It is doubtful that many people outside of conservation circles had heard of the Bubye Valley Conservancy in Zimbabwe’s southern Lowveld until the UK’s Daily Mail – known for its sensationalist reporting – ran an article on January 3 headlined “Outrage at safari firm 'kill a lion' raffle prize: Oxford academics who tracked Cecil the lion are linked to group running 'sick' contest”.
The headline was wrong on several counts: the ‘outrage’ came from just two sources, animal rights group, LionAid, and a Conservative MP, David Jones, “who has lobbied against lion trophy imports”. Secondly, although Oxford University’s Wildlife Conservation Research Unit, WildCRU, has a team conducting predator research at Bubye, this is a very tenuous ‘link’ to the raffle, which was independently organised by respected professional hunter, Martin Nel.
Nel had offered 100 raffle tickets at $1 500 each with the grand prize being an 18-day guided hunting or photographic safari at Bubye for two, to raise funds for research and anti-poaching measures. Part of the prize included either a lion hunt, or the option of having a lion collared and spared from being hunted. It was a generous offer, as just the trophy fee for a lion is $47 000.
Following the Daily Mail’s story, Nel cancelled the raffle, and says on his website that “I challenge everyone to look beyond sensationalist reporting and Facebook posts and discover the facts for themselves… There are not enough photographic tourists to pay for the conversion of hunting areas into non-consumptive wildlife operations.” He also makes it clear that any hunting will be strictly “fair chase” – carried out on foot – and that “you will be hunting aged male specimens only”.
I have stated it before – on an emotional level, I am not a fan of hunting. But on an intellectual and scientific level, I am fully supportive of fair chase hunting as a vital conservation tool – it is hunting that has seen more land than all of Africa’s national parks combined preserved for conservation.
Bubye Valley is a classic example. This massive, 344 000 hectare tract of wilderness was originally consolidated around 1900 as a cattle farm by Liebig’s Extract of Meat Company (Lemco), and it became the main supplier of canned bully beef to the Allies in World War II (the company’s founder, Baron Justus von Liebig, invented the Oxo cube in the mid-1800s).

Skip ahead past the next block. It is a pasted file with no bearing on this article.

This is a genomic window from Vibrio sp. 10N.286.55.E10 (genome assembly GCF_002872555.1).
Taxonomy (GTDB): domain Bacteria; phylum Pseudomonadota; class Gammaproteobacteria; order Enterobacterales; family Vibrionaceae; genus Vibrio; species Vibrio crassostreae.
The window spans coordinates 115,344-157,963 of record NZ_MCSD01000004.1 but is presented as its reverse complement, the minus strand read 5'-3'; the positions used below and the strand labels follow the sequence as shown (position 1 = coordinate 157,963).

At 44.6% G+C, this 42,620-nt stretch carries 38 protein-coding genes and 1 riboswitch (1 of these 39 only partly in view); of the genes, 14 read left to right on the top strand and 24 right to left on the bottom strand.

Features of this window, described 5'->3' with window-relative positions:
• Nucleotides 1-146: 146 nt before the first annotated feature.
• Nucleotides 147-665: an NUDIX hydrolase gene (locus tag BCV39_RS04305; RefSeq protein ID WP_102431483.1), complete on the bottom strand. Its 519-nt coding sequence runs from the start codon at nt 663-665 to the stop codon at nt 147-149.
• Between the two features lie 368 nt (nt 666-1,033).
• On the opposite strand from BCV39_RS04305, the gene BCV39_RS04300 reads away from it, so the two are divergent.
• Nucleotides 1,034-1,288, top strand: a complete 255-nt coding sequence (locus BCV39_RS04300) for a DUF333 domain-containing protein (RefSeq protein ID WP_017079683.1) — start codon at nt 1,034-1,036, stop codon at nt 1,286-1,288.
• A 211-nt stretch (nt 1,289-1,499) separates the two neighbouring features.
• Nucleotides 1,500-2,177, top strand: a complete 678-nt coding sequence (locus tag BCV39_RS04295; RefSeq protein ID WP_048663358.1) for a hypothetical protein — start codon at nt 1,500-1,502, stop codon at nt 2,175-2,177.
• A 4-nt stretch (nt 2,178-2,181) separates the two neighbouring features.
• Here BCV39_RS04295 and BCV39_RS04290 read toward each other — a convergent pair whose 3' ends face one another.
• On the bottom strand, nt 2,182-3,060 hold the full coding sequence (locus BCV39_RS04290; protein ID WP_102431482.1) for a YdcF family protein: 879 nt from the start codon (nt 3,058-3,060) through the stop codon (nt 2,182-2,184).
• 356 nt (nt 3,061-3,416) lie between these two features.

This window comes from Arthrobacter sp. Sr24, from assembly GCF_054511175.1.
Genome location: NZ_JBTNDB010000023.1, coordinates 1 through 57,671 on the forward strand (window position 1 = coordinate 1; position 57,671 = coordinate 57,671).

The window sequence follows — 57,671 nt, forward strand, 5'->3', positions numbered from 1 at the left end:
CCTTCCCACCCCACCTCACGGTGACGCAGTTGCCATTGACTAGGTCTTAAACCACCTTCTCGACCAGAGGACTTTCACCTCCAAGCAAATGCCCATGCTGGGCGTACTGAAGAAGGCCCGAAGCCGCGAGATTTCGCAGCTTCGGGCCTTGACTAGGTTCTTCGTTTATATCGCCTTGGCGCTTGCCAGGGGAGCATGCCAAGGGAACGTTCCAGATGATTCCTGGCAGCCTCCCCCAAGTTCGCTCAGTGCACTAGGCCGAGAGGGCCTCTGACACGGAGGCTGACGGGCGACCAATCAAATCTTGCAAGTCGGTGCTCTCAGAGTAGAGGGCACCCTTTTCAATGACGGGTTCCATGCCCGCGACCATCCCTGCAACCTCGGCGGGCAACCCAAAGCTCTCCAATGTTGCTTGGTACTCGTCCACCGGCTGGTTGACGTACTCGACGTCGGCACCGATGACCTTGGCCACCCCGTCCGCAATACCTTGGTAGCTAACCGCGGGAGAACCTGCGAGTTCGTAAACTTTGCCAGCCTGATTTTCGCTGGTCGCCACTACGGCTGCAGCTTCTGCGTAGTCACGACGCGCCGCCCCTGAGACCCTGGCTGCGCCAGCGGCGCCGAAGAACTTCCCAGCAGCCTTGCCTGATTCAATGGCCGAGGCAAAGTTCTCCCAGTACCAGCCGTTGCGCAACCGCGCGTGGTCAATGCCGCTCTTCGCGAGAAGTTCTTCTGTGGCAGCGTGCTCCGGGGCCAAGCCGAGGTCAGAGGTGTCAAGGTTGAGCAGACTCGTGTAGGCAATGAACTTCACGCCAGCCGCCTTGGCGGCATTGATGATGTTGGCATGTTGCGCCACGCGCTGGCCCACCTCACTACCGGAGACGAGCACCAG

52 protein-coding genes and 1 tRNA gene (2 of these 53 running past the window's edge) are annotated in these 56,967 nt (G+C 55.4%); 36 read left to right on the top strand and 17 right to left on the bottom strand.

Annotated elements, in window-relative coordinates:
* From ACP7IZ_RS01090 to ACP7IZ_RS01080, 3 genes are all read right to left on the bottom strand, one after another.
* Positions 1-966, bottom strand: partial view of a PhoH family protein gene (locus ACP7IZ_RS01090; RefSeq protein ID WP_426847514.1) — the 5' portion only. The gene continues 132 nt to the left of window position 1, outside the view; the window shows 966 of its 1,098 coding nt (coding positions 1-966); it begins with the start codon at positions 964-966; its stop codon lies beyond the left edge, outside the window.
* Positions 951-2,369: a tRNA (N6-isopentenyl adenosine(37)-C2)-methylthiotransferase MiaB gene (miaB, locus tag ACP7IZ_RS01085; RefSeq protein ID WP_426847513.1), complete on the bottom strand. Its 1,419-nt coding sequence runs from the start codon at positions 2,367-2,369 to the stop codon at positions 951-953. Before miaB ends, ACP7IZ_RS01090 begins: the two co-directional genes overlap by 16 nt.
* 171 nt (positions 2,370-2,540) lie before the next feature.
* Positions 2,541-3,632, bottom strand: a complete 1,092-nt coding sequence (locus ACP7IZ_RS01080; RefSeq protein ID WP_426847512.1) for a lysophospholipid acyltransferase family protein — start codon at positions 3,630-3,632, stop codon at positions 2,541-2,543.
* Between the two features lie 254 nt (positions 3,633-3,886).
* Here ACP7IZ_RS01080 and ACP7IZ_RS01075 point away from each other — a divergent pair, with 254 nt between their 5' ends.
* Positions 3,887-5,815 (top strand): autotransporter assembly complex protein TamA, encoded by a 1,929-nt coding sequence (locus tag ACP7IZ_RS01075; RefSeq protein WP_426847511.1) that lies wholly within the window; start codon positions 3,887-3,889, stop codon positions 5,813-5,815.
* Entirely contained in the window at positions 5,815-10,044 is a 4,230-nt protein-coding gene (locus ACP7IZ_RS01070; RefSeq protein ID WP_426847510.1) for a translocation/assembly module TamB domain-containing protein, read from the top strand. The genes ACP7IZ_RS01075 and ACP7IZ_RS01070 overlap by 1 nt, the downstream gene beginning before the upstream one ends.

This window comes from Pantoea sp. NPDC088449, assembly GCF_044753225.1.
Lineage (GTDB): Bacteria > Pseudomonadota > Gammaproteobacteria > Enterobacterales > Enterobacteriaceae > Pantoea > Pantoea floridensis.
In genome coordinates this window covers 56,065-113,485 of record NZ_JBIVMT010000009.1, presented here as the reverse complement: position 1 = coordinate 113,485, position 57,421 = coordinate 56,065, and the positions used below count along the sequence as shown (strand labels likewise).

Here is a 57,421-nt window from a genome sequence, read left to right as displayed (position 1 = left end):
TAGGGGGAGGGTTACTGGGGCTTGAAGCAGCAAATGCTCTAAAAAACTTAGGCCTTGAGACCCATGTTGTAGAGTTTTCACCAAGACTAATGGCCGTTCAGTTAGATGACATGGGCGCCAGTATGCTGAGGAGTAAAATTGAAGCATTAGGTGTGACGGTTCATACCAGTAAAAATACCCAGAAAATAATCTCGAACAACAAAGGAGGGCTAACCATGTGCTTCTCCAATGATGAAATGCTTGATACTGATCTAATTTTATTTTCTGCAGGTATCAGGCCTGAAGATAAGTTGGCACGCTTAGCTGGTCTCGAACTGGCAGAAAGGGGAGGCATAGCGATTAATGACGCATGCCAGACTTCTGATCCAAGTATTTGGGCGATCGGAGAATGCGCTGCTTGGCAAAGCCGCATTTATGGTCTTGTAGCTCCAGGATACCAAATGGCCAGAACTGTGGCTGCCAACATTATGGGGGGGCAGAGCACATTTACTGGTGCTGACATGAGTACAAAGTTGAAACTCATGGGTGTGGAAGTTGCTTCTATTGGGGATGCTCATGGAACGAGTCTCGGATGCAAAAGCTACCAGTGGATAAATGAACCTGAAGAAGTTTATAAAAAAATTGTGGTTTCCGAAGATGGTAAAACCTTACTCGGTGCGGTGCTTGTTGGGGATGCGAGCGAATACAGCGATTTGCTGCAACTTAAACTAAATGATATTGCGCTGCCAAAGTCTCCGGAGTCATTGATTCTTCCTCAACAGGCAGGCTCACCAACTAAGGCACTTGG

When the devastating droughts of the late 1980s and early 1990s hammered southern Africa, the farm was put up for sale – by now there was virtually no game in sight: the lions were extinct, as were the elephant, the rhino and the buffalo.
Zimbabwean businessman, Charles Davy, father of the more famous Chelsy, put together a consortium of international investors who bought the land with the intention of turning it into a wildlife sanctuary, with income being generated from trophy and sport hunting, and the sale of venison.
Initially just 17 lions were reintroduced – today there are more than 500. Once the land was secured for conservation, elephants began moving in. Today there are around 700, and too many of them are young bulls, and need to be controlled to preserve the habitat. And Bubye, where all the rhinos had been wiped out, is now home to the third-biggest Black rhino population in Africa after a large number of rhinos in more vulnerable locations were translocated to the conservancy.
As Dr Byron du Preez, head of the Bubye WildCRU predator research team, says: “’Trophy hunting’ is a phrase that can divide opinions like none other. I’m not going to venture into the philosophies regarding the morals and ethics of hunting and hunters because there is simply no place for emotion in conservation and, as a scientist, I deal in facts. Whether you like it or not, hunting is a conservation tool like none other. That is a fact.”
Bubye spends over $300 000 a year on anti-poaching measures, all of it derived from trophy hunters. The $150 000 that would have been raised through sacrificing one lion through the lion raffle would have been used to save many, many more rhinos, elephants and lions.
Worth thinking about, isn’t it?
This column first appeared in Die Burger.